From there on out, it’s only a question of how far the Stones can be driven in their quest to take the edge off their collective listlessness. That’s apparent on songs like “Stray Cat Blues,” an encomium to morally dubious sexual desire on Beggars Banquet, and “Midnight Rambler,” a first person blues narrative about a serial killer on the prowl from Let It Bleed. This ennui-driven exploration of the darker reaches of the human condition probably hits its apotheosis with “Brown Sugar,” the sublime opening track on the Stones’ 1971 masterpiece Sticky Fingers.
It’s clear in retrospect that the band’s malaise had nowhere more extreme to take them after this depraved triumph, but their languid restlessness still marks the rest of Sticky Fingers. “Did you ever wake up to find,” Jagger wonders on “Sway,” “A day that broke up your mind/Destroyed your notion of circular time?” Likewise, “Can’t You Hear Me Knocking” exudes agitated ennui from its nasty opening chords through Jagger’s snarling delivery to the concluding jam session between Richards and then-Stones guitarist Mick Taylor. “Dead Flowers,” the album’s penultimate track, makes explicit at least one of the wages of terminal boredom: the desperate stupor of heroin abuse.
Indolence continued to fuel the Stones creatively well into the 1970s. On the opening track of 1972’s Exile On Main Street, for instance, Jagger confesses “the sunshine bores the daylights out of me.” The disco-inflected hit “Miss You” from 1978’s Some Girls alludes to the anxious tedium involved in “hanging on the phone” and “sleeping all alone” while waiting for the call of an erstwhile lover; several songs on 1980’s Emotional Rescue hit similar themes as well. Despite the band’s own licentious lifestyle at the time, there’s a certain theatricality behind their musical decadence. Dissolute aspects of their own personal lives aside, it’s as if the Stones suggest that we shouldn’t take them too seriously.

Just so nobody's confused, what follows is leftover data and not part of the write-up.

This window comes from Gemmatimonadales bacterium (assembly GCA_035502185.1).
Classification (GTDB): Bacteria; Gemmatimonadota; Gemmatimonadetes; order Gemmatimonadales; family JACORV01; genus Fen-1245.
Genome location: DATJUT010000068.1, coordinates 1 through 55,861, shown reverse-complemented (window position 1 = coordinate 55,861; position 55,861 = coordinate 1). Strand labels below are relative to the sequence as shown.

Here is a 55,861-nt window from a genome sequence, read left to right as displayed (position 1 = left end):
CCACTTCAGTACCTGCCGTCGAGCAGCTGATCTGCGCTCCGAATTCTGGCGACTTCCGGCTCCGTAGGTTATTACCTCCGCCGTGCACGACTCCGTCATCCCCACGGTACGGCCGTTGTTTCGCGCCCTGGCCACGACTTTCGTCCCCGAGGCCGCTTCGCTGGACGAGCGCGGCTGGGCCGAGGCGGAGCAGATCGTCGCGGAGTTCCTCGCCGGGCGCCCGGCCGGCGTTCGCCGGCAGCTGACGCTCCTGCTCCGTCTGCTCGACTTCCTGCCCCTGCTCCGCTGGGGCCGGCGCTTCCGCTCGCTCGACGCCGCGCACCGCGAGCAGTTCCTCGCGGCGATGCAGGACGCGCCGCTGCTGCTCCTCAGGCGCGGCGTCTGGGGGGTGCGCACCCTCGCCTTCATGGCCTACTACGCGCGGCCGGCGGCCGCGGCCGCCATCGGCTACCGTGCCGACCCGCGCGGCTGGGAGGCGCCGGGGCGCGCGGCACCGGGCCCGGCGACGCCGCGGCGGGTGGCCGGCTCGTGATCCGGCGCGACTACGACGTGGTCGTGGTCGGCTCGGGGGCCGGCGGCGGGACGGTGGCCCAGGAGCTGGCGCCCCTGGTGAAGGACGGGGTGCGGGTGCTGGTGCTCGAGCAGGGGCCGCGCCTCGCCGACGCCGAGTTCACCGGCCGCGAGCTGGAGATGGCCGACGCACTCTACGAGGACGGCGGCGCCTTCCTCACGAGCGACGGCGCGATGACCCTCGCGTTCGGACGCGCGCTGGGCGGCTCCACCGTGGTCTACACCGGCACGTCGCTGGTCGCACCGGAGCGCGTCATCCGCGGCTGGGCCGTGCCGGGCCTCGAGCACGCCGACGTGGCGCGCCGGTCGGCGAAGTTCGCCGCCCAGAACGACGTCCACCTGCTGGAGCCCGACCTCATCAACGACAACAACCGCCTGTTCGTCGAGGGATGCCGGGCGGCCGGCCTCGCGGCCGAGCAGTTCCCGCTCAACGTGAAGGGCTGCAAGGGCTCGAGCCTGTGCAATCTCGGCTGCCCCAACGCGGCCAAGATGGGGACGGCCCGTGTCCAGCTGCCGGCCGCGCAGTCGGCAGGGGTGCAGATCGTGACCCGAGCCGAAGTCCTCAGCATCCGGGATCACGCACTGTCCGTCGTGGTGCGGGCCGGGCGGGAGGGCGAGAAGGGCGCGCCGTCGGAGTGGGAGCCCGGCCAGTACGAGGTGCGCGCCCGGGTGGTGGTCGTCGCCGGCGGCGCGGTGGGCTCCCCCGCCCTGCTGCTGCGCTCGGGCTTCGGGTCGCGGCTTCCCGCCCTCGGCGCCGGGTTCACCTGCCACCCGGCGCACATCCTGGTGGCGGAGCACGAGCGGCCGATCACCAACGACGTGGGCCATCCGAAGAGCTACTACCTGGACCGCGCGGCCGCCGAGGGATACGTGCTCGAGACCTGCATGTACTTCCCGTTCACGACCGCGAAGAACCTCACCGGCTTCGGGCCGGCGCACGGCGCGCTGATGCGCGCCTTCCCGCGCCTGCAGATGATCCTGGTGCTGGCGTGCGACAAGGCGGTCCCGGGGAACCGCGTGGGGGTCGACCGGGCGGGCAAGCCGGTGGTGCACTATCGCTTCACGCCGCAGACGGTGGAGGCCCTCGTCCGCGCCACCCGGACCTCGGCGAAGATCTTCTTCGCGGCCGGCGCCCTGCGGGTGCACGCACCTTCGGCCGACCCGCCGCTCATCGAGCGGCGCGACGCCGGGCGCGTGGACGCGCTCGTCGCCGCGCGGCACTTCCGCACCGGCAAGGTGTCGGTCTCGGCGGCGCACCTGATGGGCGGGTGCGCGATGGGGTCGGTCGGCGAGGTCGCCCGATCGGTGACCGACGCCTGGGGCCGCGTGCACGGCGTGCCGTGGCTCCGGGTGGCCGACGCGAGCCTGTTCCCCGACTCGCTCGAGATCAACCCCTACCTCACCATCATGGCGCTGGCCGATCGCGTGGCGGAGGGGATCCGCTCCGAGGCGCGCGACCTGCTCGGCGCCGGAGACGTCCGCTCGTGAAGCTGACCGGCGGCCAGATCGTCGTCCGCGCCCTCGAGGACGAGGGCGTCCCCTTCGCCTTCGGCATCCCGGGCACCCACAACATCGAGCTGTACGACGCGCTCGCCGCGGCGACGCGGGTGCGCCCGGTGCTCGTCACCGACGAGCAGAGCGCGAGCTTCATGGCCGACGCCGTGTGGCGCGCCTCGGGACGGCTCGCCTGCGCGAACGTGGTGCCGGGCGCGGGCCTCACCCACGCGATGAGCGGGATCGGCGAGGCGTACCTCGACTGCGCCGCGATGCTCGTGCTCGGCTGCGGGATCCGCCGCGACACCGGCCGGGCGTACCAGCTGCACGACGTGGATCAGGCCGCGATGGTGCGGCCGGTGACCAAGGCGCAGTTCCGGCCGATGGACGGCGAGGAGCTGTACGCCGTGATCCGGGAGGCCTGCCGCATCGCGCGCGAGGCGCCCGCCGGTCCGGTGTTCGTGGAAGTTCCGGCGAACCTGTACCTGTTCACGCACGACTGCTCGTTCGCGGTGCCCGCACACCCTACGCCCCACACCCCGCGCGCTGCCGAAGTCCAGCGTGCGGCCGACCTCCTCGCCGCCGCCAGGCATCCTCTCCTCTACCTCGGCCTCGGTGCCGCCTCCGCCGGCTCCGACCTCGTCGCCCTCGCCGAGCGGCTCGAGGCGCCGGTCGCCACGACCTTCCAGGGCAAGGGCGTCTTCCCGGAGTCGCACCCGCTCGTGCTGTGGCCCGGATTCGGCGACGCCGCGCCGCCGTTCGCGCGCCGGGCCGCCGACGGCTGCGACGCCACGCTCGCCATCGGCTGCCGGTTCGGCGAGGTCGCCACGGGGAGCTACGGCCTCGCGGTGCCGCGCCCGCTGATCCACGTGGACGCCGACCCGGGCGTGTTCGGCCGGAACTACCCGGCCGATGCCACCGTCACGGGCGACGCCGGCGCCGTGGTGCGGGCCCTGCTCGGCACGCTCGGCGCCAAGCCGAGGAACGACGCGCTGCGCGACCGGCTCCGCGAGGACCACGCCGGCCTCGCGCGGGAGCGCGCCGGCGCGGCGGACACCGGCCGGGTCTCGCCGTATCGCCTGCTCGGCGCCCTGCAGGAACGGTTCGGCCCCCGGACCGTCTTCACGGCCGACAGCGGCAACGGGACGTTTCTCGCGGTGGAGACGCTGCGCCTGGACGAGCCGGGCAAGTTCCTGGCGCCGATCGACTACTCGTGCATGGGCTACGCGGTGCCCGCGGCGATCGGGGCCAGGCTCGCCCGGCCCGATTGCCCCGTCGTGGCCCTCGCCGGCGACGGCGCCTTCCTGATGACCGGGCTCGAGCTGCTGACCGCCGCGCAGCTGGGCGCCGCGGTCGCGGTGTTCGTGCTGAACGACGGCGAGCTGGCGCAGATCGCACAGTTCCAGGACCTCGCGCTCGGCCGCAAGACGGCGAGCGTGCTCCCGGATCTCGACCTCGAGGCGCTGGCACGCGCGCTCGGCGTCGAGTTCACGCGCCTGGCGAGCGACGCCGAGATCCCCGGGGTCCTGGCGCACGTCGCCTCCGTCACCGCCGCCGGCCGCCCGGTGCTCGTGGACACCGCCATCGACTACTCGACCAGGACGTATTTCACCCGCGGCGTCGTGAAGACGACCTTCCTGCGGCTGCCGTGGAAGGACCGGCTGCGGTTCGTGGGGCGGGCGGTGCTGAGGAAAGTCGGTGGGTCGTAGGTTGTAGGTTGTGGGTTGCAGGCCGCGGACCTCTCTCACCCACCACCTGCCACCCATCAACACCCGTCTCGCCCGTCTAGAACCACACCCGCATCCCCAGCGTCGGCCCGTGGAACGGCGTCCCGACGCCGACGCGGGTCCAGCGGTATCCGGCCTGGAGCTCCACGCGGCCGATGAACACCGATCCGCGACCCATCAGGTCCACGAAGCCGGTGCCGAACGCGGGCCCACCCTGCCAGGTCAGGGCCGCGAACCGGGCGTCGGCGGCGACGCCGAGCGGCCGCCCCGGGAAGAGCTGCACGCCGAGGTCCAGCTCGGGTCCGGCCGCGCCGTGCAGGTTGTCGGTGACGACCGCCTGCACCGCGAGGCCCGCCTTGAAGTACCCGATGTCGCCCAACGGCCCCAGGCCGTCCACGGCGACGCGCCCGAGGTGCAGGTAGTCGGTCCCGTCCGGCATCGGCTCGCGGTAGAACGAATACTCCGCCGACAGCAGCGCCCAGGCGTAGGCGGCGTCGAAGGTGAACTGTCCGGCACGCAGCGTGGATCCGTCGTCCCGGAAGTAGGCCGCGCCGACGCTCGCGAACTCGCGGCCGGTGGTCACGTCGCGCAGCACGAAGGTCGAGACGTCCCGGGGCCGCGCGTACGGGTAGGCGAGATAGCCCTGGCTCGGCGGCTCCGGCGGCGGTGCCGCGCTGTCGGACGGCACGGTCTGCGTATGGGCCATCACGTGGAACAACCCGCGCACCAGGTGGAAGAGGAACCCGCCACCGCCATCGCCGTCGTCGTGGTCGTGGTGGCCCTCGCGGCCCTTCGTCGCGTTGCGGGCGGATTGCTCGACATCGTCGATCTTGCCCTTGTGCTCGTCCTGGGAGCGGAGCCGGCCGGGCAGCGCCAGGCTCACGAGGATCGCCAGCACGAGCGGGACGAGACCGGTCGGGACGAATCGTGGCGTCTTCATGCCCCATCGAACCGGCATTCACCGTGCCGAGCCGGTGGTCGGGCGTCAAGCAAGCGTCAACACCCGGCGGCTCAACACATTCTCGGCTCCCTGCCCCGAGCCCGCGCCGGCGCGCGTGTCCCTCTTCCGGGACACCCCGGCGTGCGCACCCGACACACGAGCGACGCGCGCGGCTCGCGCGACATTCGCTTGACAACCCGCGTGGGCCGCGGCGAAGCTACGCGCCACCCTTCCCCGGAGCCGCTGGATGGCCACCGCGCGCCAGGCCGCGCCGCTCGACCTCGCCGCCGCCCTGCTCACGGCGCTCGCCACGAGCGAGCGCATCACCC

Two of the band’s most well-known songs suggest that’s the case – and provide rays of light amidst the boredom-generated doom and gloom that characterizes much of their work. Perhaps the Stones’ best song, “Jumpin’ Jack Flash” reassures us that after all our trials and tribulations – including a “spike right through my head” – “it’s all right now, in fact it’s a gas.” More to the point, “It’s Only Rock ‘N Roll (But I Like It)” gives the game away: for the Stones (or Jagger at least), rock and roll can’t solve our existential problems – but it is an exceptionally enjoyable way to fill our time and dispel our boredom, if only temporarily.
That’s why the sonic landscape the Stones created five decades ago is so appropriate for our own day and age. With an endless and aimless lockdown nurturing ennui on a massive scale, perhaps it’s only fitting that a band so fueled by the need to relieve its own boredom gives us our most relevant soundtrack. Indeed, the Stones captured the zeitgeist with their most recent single, “Living in a Ghost Town” – and showed how their enduring preoccupation with existential indolence and what to do with it remain potent today.
But as much as the Stones once pushed the boundaries of good taste and cultivated a well-earned reputation for raising hell while plumbing the depths of debauchery with their music, they also leave us with good reason for optimism. We may be confined to home indefinitely and bored to tears, but it’s all right: we’ve got rock and roll, and it’s a gas, gas, gas.